Chris Poindexter

Bargain hunters stepped in to buy gold after what started as a dismal week for gold and commodities in general. 

Gold was higher early Wednesday by $9.02 to $1,704.19 and silver was up $0.19 to $33.04, boosting the silver/gold ratio to 51.6. 

The rise in industrial commodity prices was pretty much across the board with platinum, palladium, copper and crude oil all posting gains.  Wednesday’s gain came in spite of stronger dollar, a clear indication the commodities market was oversold. 

Hopefully some of you managed to lock in prices on a small buy when price dipped under $1,700, although where we are today is still not bad for an entry point.  On the kind of time horizon you should be holding gold, even $100 - $150 an ounce difference is not that significant. 

Even if you bought gold at $1,800 back in March, the lowest price we’ve seen since then was just under $1,550 and even today, after all the selling this week, we’re still back inside $100 an ounce relative to the 52 week high.  Nobody likes to lose money but by making small, regular buys over a long period of time it all averages out.  You may be behind on the small buy you made in March of this year, but you’re up nearly $200 an ounce on the small buy in January. Prices in June, July and August averaged out higher prices in September, October and early November.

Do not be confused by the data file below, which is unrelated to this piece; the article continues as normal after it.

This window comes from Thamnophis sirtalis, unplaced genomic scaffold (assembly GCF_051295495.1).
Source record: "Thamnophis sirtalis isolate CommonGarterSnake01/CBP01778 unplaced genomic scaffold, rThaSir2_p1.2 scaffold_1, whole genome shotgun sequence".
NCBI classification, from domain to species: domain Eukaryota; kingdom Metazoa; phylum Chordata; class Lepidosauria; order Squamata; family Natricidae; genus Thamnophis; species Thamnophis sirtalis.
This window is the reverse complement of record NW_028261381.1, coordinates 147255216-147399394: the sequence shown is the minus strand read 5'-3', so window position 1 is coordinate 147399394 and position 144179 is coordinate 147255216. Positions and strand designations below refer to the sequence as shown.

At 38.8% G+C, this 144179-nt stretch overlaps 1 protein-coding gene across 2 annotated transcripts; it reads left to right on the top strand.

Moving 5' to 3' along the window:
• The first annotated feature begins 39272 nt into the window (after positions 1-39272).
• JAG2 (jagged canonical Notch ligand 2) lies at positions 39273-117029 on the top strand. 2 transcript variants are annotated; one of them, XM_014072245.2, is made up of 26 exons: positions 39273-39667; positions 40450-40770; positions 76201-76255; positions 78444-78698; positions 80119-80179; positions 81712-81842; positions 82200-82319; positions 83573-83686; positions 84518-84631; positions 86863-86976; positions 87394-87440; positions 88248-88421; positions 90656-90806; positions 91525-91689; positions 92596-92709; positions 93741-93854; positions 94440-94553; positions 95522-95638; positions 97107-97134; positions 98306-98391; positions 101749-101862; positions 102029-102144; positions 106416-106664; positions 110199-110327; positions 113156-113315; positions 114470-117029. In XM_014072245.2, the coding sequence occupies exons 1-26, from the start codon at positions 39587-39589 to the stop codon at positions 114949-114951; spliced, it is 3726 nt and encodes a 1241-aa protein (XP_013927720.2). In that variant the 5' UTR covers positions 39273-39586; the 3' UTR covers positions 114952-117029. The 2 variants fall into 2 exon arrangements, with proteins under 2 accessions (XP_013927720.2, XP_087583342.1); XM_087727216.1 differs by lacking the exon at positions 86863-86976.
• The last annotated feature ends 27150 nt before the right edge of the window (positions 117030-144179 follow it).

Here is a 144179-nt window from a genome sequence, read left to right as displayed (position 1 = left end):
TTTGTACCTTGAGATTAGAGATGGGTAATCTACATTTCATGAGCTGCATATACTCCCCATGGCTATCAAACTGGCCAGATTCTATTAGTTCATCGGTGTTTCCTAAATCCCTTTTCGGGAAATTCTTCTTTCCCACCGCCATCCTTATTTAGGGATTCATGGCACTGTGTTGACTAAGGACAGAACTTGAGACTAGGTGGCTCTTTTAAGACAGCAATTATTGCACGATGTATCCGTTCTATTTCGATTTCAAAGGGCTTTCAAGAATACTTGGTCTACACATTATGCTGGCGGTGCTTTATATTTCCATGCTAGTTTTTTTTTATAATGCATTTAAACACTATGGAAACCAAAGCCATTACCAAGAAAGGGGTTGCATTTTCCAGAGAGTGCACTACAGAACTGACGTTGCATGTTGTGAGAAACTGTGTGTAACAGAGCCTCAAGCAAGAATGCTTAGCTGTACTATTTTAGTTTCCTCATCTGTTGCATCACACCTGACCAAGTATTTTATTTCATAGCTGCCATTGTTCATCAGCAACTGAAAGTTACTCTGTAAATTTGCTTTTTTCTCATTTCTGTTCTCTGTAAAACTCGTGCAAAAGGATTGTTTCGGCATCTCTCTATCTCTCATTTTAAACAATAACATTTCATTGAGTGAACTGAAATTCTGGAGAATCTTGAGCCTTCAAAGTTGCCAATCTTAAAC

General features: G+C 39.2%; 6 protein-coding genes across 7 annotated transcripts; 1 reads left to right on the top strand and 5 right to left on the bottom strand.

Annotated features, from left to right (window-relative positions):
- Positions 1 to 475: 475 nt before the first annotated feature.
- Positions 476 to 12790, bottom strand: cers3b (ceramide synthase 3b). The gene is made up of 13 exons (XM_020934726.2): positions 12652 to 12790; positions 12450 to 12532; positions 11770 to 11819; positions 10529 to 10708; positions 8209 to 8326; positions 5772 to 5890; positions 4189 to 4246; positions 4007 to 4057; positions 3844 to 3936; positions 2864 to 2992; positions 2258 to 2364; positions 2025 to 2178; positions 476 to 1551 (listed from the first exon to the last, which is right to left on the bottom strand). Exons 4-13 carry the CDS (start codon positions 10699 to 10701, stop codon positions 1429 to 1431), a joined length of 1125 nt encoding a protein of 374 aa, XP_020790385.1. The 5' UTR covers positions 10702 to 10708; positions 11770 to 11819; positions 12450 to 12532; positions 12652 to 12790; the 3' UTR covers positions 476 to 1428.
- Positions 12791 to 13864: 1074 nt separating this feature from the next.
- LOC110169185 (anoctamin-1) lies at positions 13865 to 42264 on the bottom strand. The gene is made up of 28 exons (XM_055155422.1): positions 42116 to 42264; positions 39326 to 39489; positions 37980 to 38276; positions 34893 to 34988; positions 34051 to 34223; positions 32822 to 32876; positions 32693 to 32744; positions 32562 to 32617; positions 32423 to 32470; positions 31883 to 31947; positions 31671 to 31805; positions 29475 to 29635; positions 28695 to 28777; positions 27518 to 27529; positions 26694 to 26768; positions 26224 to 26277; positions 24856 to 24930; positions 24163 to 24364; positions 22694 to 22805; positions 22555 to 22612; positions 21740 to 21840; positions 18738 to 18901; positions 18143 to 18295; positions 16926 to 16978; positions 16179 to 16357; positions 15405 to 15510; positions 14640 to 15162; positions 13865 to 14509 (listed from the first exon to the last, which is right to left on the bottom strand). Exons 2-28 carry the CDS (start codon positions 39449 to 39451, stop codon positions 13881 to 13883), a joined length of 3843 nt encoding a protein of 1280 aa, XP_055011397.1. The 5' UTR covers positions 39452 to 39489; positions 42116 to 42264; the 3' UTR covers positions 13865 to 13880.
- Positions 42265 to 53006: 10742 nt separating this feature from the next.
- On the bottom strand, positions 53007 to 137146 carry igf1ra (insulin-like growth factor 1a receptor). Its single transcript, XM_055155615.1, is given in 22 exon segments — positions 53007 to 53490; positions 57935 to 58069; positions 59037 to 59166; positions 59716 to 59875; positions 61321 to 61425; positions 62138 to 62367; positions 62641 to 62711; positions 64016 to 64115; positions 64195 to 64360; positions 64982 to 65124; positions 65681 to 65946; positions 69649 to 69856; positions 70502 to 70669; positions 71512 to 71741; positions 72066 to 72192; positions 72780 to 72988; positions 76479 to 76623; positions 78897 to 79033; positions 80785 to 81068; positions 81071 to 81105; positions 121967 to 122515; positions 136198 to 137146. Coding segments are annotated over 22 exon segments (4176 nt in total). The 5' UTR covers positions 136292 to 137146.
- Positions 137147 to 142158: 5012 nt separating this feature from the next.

It’s good to keep a small amount of cash handy when you see sudden dips in prices, particularly if those dips also take down other commodities and run counter to moves in the currency market, but the smart course is to maintain a disciplined approach and stick to it. 

On any given day in the internet media I can find articles saying gold prices are going to collapse and other articles predicting gold is on the verge of a huge run up which illustrate the two media appeals you see most often: Fear and greed.  Both of those strategies try to capitalize on the fact that the average person doesn’t have the time to spend all day analyzing investments. 

By having a plan to make small, regular buys and keeping your gold and silver at a relatively fixed percentage of your wealth, you can avoid the mistakes most common to retail investors. 

Chris Poindexter, Senior Writer, National Gold Group, Inc


Chris Poindexter

Chris Poindexter is a senior writer for National Gold Group.
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